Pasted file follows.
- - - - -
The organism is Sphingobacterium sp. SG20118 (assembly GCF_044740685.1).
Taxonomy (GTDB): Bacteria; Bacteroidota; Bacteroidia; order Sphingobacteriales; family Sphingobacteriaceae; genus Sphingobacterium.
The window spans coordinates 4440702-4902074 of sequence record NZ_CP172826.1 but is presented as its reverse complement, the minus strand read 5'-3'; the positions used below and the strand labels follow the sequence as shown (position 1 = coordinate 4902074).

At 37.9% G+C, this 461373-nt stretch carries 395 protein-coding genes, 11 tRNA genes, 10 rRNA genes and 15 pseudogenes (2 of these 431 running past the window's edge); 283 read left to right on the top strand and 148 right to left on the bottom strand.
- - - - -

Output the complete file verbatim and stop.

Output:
The organism is Sphingobacterium sp. SG20118 (assembly GCF_044740685.1).
Taxonomy (GTDB): Bacteria; Bacteroidota; Bacteroidia; order Sphingobacteriales; family Sphingobacteriaceae; genus Sphingobacterium.
The window spans coordinates 4440702-4902074 of sequence record NZ_CP172826.1 but is presented as its reverse complement, the minus strand read 5'-3'; the positions used below and the strand labels follow the sequence as shown (position 1 = coordinate 4902074).

At 37.9% G+C, this 461373-nt stretch carries 395 protein-coding genes, 11 tRNA genes, 10 rRNA genes and 15 pseudogenes (2 of these 431 running past the window's edge); 283 read left to right on the top strand and 148 right to left on the bottom strand.